You Gotta Read Some Madness

December 22, 2013
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As I’ve oft repeated, it’s cold now, so perfect weather to sit your butt on a sofa and read books. However, not all books will do. I recently read a novel that almost drove me insane, and I liked that; realistic narratives can be expressively wonderful, but sometimes you need a tome rich with utter madness.

Pale FireThe novel I just completed reading is Nabokov’s Pale Fire, a mysterious, experimental, metafictional work delving into academic ego and neuroses. Seriously, it’s a doozy and a must read, especially if you enjoy not knowing what the hell is actually going on. The book follows Charles Kinbote, an academic and the editor of poet John Shade’s final work, a 999-line poem split into four cantos. The interplay between the themes in the poem and the narrative unraveling of Kinbote’s psyche as he interprets Shade’s poetics is an emblematic, literary thrill ride.

The Unconsoled

If Nabokov isn’t to your liking, though, there are many awesome novels for the seeker of pure madness and brain fizz. To start, you could try diving into Mark Z. Danielewski’s House of Leaves. The plot of this book is not half as mad as the manner in which it’s laid out on the page. Johnny Truant, an unreliable narrator from the start, finds The Navidson Record, blind writer Zampano’s account of Will Navidson’s insane house (it has an organically changing secret dungeon or something). Truant, in interpreting the text, begins to go mad, and us right with him. Some pages are littered with upside down text, others have a single word. This is no book; it’s an experience to enjoy in a dark room with a single swaying light bulb.

On the lighter side of madness lies Kazuo Ishiguro’s The Unconsoled. His narrative follows a famous pianist, Mr. Rider, over the course of a couple days before a gig in an unnamed, central European city. As soon as Rider arrives strange things begin to happen, and memories get all mixed up, leading to Rider being unable to trust his own perception. Experienced in more or less real time, it’s a soft, horrifying dream.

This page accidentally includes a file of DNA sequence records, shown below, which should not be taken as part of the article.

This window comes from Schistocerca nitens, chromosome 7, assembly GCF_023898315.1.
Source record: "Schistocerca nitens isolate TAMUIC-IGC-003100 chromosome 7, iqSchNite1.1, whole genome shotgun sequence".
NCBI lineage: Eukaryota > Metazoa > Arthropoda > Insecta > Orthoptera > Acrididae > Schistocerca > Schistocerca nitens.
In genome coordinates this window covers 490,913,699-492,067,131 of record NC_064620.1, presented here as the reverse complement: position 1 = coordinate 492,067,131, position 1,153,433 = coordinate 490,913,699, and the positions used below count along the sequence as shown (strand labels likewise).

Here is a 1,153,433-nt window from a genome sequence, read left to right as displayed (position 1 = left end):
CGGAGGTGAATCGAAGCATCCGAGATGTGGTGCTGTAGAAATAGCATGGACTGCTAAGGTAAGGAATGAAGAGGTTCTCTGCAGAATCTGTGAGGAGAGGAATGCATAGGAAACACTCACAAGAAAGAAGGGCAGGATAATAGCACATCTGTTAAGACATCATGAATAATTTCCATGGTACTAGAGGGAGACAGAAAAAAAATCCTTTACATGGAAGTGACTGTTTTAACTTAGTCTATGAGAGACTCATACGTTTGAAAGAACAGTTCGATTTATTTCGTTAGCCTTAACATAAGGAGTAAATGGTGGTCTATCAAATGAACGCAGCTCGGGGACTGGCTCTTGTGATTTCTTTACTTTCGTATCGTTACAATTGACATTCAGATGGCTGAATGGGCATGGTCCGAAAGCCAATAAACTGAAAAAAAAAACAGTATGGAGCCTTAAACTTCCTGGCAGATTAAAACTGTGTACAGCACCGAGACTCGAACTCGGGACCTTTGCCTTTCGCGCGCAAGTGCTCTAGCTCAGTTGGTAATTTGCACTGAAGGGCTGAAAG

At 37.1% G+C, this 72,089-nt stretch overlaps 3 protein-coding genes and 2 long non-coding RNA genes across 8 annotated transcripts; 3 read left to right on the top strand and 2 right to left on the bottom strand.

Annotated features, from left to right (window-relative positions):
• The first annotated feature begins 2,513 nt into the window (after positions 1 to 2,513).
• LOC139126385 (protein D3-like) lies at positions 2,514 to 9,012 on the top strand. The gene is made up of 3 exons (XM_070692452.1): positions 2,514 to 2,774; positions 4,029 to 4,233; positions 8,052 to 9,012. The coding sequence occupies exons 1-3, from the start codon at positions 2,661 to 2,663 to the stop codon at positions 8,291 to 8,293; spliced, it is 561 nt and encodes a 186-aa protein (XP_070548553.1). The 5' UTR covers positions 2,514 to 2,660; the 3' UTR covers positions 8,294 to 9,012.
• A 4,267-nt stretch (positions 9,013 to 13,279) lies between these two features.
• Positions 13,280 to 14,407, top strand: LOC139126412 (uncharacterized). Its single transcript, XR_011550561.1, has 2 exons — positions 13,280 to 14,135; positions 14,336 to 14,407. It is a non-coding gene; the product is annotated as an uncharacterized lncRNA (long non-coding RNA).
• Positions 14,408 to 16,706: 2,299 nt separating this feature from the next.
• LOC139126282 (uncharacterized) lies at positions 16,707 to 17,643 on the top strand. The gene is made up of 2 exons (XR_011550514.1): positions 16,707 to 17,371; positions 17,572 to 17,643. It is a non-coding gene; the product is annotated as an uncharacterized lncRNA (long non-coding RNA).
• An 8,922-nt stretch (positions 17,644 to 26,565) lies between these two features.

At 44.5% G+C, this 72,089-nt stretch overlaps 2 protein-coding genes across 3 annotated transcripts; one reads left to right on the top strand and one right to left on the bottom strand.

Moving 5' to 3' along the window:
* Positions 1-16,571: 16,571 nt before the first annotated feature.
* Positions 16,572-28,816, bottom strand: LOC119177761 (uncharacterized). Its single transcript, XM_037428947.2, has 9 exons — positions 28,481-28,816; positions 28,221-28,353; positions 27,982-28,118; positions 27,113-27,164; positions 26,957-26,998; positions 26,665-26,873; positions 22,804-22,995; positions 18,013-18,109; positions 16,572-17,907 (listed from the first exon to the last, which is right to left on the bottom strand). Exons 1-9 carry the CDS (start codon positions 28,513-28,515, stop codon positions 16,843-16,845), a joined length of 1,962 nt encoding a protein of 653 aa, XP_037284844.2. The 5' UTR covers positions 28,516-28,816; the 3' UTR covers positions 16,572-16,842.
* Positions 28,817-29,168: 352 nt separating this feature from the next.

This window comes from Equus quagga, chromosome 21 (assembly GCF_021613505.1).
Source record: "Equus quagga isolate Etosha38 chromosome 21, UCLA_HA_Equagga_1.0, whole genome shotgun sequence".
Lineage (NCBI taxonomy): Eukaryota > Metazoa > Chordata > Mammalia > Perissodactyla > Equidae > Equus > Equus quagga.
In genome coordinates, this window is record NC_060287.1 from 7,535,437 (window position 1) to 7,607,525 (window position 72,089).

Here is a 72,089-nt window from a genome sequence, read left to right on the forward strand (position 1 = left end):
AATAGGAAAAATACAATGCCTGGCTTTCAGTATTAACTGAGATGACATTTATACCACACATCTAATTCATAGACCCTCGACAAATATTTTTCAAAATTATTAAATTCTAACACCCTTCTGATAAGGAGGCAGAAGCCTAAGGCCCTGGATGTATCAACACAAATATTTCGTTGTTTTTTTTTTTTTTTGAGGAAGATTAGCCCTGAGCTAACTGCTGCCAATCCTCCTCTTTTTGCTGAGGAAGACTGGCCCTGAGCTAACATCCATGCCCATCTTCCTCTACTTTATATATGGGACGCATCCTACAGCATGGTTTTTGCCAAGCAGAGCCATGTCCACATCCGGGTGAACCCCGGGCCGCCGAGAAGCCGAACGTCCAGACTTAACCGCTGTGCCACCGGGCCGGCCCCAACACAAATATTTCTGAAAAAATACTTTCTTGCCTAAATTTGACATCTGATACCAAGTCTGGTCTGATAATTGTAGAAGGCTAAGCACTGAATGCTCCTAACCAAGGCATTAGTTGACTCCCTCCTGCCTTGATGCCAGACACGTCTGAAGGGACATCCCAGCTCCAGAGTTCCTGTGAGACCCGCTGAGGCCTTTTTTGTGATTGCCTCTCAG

The Futurological Congress

As well, there are many choices from the world of science fiction, most taking their inspiration from possibilities of drug-addled futures. If you haven’t been reading the novels I’ve already recommended in previous articles, go straight to the library and load up on Philip K. Dick. The strangest of his are The Three Stigmata of Palmer Eldritch, Time Out Of Joint, A Scanner Darkly, Flow My Tears, the Policeman Said, UBIK, and Valis (among many others, because they’re all strange). Dick is one of few writers who had the raw talent of drawing the reader in and then suddenly changing the entirety of the story’s consciousness. It’s rad.

Two other titles you could try are The Futurological Congress and Solaris by Stanislaw Lem. Both novels deal in the terror of one’s own perception and the faults of said cognition. The first imagines a future in which a world state pumps hallucinogens into the environment, resulting in shocking, constant nightmares. And the second is a meditation on solitude and the mad visions one can have aboard a space station (orbiting a giant, liquid, brain planet). Each of the novels here, and above, offer a glimpse into the unreliability of one’s own mental processes and peel back the layers of sanity that mask the bleak but utterly thrilling sense of being unhinged from reality. Enjoy melting your minds, Internet friends!

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